There is the common distinction between single-mode fibers, supporting only one guided mode per polarization direction, and multimode fibers, supporting more than one guided mode. For multimode fibers supporting only a relatively small number of guided modes – for example, around 10 to 20, or sometimes only 2 or 6, the term few-mode fibers is commonly used.
The guided modes are usually characterized as LP modes and counted as those, ignoring degeneracies. For example, a six-mode fiber may have the LP01 (fundamental mode), LP11, LP21, LP02, LP31 and LP12. As all modes with non-zero <$l$> exist with two different orientations, the full number of spatial modes, counting separately the different orientations, is actually 2 + 4 · 2 = 10. Also counting polarization directions, one would arrive at the total number of modes of 20. Similarly, a two-mode fiber (with LP01 and LP11) actually exhibits 6 different modes considering degeneracies and polarization.
In some cases, the term few-mode fibers is used for large mode area fibers which one tries to use like single-mode fibers, although they support a couple of higher-order modes. By going slightly into the multimode regime, one can achieve significantly higher effective mode areas and correspondingly weaker fiber nonlinearities. The somewhat increased number of modes is not exploited, but only tolerated, and can indeed have detrimental side effects. For example, there are nonlinear modal instabilities in high-power fiber amplifiers which can be quite disturbing.
Fibers with a rather small or sometimes a somewhat larger number of guided modes – for example, between 10 and 20 – are of interest for applications like optical fiber communications with mode division multiplexing, a kind of space division multiplexing. Here, one utilizes multiple modes for increasing the transmission capacity, but the used techniques would not work well if the fiber would support a too large number of modes – for example because that would lead to increased mode coupling. (The sensitivity of such a system to mode coupling effects actually depends on the used operation principles; for example, it is relatively weak when an advanced MIMO technique  is used.) Some of these fibers are step-index fibers, but there is often a preference for graded-index fibers with a parabolic index profile, exhibiting a much lower differential mode delay (far below 1 ps/m) than step-index fibers.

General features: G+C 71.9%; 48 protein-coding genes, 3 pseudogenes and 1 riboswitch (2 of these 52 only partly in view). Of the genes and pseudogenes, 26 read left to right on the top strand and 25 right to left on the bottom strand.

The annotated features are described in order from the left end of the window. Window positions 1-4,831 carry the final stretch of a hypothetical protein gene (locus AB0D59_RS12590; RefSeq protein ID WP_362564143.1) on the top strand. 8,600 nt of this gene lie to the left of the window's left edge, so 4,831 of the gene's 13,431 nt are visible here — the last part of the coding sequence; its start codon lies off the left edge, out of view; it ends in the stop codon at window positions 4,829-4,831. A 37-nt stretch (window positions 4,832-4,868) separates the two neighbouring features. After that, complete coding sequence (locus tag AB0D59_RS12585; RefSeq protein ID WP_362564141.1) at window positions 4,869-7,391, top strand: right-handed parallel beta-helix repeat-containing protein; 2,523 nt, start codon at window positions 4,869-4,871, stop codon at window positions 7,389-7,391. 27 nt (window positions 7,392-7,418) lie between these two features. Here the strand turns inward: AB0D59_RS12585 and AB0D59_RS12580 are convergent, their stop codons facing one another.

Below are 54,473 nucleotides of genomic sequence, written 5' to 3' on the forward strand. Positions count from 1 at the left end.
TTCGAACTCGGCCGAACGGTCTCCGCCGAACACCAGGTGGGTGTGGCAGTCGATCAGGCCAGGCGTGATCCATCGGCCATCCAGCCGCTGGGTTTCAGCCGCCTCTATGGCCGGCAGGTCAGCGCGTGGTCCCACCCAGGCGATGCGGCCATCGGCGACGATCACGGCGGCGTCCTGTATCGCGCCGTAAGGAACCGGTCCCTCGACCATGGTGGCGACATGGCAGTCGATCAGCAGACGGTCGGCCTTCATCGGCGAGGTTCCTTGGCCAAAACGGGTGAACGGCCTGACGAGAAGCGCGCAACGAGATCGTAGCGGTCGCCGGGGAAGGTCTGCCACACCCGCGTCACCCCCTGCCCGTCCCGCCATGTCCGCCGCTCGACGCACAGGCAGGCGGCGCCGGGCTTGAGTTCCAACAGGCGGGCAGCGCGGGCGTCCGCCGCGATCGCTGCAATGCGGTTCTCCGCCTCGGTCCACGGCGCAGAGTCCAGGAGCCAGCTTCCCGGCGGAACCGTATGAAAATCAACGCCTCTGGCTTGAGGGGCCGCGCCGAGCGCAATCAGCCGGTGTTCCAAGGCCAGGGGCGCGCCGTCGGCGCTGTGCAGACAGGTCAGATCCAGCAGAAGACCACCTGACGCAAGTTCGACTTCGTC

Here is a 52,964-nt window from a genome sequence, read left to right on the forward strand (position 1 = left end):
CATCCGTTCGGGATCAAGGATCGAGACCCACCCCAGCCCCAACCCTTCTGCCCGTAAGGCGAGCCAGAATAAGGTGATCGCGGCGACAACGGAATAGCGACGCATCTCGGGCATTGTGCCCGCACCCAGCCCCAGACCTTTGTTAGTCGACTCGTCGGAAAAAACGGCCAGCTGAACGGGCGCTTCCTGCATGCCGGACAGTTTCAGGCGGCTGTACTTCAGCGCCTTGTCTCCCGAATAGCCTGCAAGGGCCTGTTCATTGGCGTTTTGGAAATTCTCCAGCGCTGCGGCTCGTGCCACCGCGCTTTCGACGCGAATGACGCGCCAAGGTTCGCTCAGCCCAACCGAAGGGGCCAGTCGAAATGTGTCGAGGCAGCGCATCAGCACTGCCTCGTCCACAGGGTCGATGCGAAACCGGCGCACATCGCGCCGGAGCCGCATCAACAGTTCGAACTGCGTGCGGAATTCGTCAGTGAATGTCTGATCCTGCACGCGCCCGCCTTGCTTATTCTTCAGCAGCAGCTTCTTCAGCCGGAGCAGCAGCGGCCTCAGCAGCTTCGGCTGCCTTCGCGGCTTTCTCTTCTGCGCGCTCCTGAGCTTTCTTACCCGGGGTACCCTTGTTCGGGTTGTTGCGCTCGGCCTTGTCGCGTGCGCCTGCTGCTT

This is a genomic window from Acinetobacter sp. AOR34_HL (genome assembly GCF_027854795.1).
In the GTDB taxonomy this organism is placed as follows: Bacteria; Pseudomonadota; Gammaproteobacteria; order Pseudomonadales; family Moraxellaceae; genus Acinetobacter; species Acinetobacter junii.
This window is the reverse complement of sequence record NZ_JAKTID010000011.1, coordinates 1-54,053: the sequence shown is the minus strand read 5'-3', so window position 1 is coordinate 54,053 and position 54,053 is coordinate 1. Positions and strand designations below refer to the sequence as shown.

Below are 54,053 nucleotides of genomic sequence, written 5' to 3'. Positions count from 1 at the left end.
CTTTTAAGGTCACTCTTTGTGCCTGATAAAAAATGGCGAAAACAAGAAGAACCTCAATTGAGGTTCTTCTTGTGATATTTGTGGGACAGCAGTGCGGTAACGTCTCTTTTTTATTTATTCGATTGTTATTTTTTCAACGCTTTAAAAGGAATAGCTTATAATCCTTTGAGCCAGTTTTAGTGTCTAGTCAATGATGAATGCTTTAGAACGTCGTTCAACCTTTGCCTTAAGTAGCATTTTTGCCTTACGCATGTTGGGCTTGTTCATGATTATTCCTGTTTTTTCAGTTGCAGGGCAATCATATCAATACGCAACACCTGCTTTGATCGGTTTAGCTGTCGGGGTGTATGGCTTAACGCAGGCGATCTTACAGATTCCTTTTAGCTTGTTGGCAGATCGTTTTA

In some cases, few-mode fibers are considered for telecom applications in an operation mode where only the fundamental mode is exploited; in comparison to single-mode fibers, one benefits from the increased effective mode area .
Typically, the guided modes of a few-mode fiber exhibit substantially different phase constants (<$\beta$> values) and thus effective refractive indices, while the group velocities may or may not substantially differ, depending on the fiber design.
In contrast to single-mode fibers, in few-mode fibers one can have intermodal nonlinear effects such as cross-phase modulation and parametric amplification, and also those involving nonlinearities with a delayed nonlinear response such as stimulated Brillouin scattering. The tendency for such phenomena can be increased in fibers with low differential mode delay.
Few-mode fibers may also be used for fiber-optic sensors, where the presence of multiple guided modes is utilized for achieving multi-parameter sensing .
Active Few-mode Fibers
One can also make active (and rare-earth doped) few-mode fibers, with which one can realize few-mode fiber amplifiers [2, 5, 6, 9, 17, 19]. It is then possible to amplify all modes of such a fiber simultaneously. However, there might be problems with mode-dependent gain: the amplifier gain may be significantly different for the different guided modes, which can result in substantial power differences in the case of high-gain amplification. Fiber designs can be optimized for minimum differential modal gain (DMG) ; it can also be helpful to employ cladding pumping  . Another approach is to use re-configurable multimode pumps, where the distribution of pump power over the pump modes is optimized for minimum mode-dependent gain.
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